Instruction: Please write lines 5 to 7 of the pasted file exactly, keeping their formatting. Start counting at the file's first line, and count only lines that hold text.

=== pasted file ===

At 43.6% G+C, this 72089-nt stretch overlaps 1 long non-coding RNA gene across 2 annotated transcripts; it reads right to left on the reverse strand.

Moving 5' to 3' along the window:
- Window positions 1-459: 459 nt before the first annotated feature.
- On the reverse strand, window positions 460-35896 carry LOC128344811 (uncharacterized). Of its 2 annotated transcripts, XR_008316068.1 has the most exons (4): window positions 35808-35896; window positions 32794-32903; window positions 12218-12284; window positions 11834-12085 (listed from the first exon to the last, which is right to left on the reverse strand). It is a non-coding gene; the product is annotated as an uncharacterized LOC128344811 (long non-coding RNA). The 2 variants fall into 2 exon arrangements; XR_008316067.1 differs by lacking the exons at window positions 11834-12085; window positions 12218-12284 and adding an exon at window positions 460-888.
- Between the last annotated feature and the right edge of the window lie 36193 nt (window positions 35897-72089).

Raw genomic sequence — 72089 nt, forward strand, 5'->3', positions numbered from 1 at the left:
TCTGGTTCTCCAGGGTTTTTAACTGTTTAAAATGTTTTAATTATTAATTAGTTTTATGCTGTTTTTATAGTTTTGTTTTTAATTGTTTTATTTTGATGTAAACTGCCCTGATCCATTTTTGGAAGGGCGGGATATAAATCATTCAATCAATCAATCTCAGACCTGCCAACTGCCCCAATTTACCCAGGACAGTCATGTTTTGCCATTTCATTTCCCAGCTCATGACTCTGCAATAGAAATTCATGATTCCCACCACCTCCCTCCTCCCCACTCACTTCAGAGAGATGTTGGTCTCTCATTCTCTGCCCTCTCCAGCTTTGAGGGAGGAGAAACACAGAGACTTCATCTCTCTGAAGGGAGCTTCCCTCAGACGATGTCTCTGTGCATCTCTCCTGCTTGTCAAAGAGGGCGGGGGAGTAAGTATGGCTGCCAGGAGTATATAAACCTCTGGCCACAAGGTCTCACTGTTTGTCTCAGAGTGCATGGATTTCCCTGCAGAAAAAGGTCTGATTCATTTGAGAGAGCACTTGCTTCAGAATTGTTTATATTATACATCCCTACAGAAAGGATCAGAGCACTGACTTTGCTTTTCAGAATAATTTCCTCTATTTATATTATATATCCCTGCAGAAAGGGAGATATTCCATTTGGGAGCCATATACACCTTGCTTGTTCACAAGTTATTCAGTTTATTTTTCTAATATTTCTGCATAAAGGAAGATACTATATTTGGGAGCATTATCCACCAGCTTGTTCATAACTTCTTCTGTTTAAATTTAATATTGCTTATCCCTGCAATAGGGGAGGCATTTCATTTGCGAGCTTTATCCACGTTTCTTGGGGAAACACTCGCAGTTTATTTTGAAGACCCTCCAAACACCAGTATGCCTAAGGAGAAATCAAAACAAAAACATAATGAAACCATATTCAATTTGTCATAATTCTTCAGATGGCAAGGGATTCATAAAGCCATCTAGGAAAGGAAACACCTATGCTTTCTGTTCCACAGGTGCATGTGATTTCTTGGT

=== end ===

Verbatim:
- Between the last annotated feature and the right edge of the window lie 36193 nt (window positions 35897-72089).

Raw genomic sequence — 72089 nt, forward strand, 5'->3', positions numbered from 1 at the left:
TCTGGTTCTCCAGGGTTTTTAACTGTTTAAAATGTTTTAATTATTAATTAGTTTTATGCTGTTTTTATAGTTTTGTTTTTAATTGTTTTATTTTGATGTAAACTGCCCTGATCCATTTTTGGAAGGGCGGGATATAAATCATTCAATCAATCAATCTCAGACCTGCCAACTGCCCCAATTTACCCAGGACAGTCATGTTTTGCCATTTCATTTCCCAGCTCATGACTCTGCAATAGAAATTCATGATTCCCACCACCTCCCTCCTCCCCACTCACTTCAGAGAGATGTTGGTCTCTCATTCTCTGCCCTCTCCAGCTTTGAGGGAGGAGAAACACAGAGACTTCATCTCTCTGAAGGGAGCTTCCCTCAGACGATGTCTCTGTGCATCTCTCCTGCTTGTCAAAGAGGGCGGGGGAGTAAGTATGGCTGCCAGGAGTATATAAACCTCTGGCCACAAGGTCTCACTGTTTGTCTCAGAGTGCATGGATTTCCCTGCAGAAAAAGGTCTGATTCATTTGAGAGAGCACTTGCTTCAGAATTGTTTATATTATACATCCCTACAGAAAGGATCAGAGCACTGACTTTGCTTTTCAGAATAATTTCCTCTATTTATATTATATATCCCTGCAGAAAGGGAGATATTCCATTTGGGAGCCATATACACCTTGCTTGTTCACAAGTTATTCAGTTTATTTTTCTAATATTTCTGCATAAAGGAAGATACTATATTTGGGAGCATTATCCACCAGCTTGTTCATAACTTCTTCTGTTTAAATTTAATATTGCTTATCCCTGCAATAGGGGAGGCATTTCATTTGCGAGCTTTATCCACGTTTCTTGGGGAAACACTCGCAGTTTATTTTGAAGACCCTCCAAACACCAGTATGCCTAAGGAGAAATCAAAACAAAAACATAATGAAACCATATTCAATTTGTCATAATTCTTCAGATGGCAAGGGATTCATAAAGCCATCTAGGAAAGGAAACACCTATGCTTTCTGTTCCACAGGTGCATGTGATTTCTTGGT